Notice there are no “why” questions here. Answering these questions is not easy. It takes a lot of self-checking, self-assessment, and rethinking. It took me three months to discover what I wanted to do, what the next steps were, and begin to build it. Finally, I found my passion and purpose – and got excited and motivated to start building the next stage in my career.
When you’re passionate about what you’re doing and know the purpose of your existence in the workplace, you’ll realize the value you add to an organization. You’ll have the energy, strength, and resilience to overcome challenges. You’ll set your goals and use that positive energy for motivation. And you’ll build strong relationships with others by being aware of emotions (yours and theirs) and prepared to regulate them – that’s emotional intelligence in action.
Nurdan Tokoz has developed a reputation for shining a light on individuals within high-performance teams and helping them to exceed performance expectations so the organization can achieve its goals. As a Human Performance Consultant, with degrees in industrial engineering and adult education, Nurdan excels at identifying performance issues, developing sustainable solutions with a systematic and holistic approach to improving human performance. Download her whitepaper, “The Top 5 Performance Mistakes,”.
Leadership training. Team training. Skills training. Organizations are always looking to upgrade, adapt, and excel. But how many training binders do you need sitting on the shelf gathering dust? You know, the ones that showed great potential at the time, but have not resulted in any significant change. If you’re like most companies, the shelves are sagging under the weight.
There are excellent training programs that your employees can benefit from; however, you must first identify the underlying problem. When I say “identify,” I’m not talking about the tip of the iceberg; I’m referring to the bulk hidden underwater – the real issue.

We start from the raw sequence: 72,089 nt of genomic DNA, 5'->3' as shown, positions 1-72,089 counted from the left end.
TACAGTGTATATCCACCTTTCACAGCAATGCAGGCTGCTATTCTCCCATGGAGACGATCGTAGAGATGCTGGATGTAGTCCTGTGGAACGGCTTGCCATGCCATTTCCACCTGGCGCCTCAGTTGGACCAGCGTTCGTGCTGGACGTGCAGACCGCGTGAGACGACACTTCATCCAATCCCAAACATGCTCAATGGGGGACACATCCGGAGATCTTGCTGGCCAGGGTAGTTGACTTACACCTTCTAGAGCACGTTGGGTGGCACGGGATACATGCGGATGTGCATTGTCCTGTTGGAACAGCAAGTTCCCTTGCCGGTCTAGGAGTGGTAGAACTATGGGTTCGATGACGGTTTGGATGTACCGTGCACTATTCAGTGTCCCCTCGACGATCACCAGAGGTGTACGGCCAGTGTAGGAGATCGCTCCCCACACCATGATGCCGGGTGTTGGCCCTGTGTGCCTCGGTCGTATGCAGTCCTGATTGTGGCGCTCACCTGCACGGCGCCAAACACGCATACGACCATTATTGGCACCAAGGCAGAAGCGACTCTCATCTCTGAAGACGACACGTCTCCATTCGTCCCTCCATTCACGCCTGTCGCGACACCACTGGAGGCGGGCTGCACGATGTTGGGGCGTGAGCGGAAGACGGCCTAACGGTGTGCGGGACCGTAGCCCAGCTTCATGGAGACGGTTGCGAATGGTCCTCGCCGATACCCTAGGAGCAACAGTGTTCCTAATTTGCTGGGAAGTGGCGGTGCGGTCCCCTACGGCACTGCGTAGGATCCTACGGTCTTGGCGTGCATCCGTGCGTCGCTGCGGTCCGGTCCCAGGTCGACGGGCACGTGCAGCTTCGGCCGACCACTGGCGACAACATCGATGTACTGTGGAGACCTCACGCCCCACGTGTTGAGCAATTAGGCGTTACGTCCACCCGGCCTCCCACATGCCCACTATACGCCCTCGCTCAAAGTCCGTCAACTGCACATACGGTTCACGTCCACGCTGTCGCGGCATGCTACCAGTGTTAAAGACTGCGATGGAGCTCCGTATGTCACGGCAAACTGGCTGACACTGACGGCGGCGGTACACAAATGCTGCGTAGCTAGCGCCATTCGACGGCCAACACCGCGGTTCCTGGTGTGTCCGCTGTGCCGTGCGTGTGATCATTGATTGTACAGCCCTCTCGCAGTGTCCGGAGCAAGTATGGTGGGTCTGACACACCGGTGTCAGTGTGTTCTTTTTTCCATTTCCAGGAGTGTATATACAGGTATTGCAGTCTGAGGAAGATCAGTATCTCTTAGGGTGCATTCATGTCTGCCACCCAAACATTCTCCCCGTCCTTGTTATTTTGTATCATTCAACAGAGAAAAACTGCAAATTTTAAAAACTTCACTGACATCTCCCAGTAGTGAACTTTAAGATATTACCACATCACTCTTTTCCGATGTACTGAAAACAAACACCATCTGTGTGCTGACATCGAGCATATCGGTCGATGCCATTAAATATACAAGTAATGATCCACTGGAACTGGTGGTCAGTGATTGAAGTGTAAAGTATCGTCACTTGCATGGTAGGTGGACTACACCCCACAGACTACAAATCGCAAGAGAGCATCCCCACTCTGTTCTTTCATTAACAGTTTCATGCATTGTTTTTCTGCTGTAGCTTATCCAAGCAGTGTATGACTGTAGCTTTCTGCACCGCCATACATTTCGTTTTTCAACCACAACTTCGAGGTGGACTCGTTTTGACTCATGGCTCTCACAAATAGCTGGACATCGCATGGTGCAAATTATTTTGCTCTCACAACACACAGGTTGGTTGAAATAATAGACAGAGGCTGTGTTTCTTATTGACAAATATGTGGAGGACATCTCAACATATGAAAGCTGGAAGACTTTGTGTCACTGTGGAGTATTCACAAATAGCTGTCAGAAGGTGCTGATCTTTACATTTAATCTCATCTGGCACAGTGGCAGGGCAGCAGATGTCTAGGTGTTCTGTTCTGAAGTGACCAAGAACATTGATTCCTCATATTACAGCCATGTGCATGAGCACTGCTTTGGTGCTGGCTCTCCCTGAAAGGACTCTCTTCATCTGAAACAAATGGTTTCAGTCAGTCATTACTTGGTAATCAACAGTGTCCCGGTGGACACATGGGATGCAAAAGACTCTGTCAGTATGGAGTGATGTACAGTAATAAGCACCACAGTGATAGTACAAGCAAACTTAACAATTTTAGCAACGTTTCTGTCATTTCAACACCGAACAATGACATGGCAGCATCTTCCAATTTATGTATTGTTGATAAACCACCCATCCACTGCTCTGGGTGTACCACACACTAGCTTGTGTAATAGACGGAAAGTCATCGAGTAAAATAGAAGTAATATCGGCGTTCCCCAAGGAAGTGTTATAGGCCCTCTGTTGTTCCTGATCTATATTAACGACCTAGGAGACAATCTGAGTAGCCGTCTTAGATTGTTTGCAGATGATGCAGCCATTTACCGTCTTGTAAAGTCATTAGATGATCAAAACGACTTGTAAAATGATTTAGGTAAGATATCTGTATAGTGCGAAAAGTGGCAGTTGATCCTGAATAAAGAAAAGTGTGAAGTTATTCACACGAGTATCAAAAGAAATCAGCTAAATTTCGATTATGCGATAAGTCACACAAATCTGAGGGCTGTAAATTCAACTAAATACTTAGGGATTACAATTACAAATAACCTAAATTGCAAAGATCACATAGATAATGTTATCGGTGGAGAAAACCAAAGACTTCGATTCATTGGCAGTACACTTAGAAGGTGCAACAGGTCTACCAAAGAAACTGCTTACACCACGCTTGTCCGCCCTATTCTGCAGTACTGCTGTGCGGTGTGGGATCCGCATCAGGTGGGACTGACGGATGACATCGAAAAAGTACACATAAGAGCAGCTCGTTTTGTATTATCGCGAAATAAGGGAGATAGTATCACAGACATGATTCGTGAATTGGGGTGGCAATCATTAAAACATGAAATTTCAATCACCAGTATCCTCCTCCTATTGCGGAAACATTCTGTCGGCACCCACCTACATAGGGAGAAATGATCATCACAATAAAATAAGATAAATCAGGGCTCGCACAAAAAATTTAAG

It’s frustrating to see organizations invest in comprehensive and expensive training programs without being aware of the root cause or real problem. Are you aware of what’s going on “under the water” within your walls?
Imagine, for a moment, that you have a stomachache. You may stay home for a day or two, try various remedies, but when the problem worsens, you realize it’s time to seek help from a professional to understand the cause.
So, you go to your doctor. Your doctor would not immediately prescribe the treatment without understanding your problem but would ask specific questions to determine the cause of your condition. And then, you may be subjected to various tests to ensure you receive the proper treatment.
This should be the same approach when it comes to human performance issues.
Let’s say, for example, you cannot obtain the required performance outcomes when you look at the performance of your leadership team.
- What do you exactly want them to do?
- What is the performance outcome you want to see?
- Why are they not doing what they are supposed to be doing?
Is a leadership training program the right prescription, or is there a part hidden underwater that you cannot see or avoid seeing?
The first critical question you must ask is: “Are you aware of the underlying cause of poor performance, and what is the right prescription?”
If training is part of the solution to the performance issue, as part of the prescription, you must ensure that the whole learning experience (not only the content) will make an impact in developing the desired behaviours. Organizations first need to determine their business goals and the desired behaviours to help them achieve those goals.
The second critical question you must ask is: “What are the desired behaviours required to achieve your organizational goals?”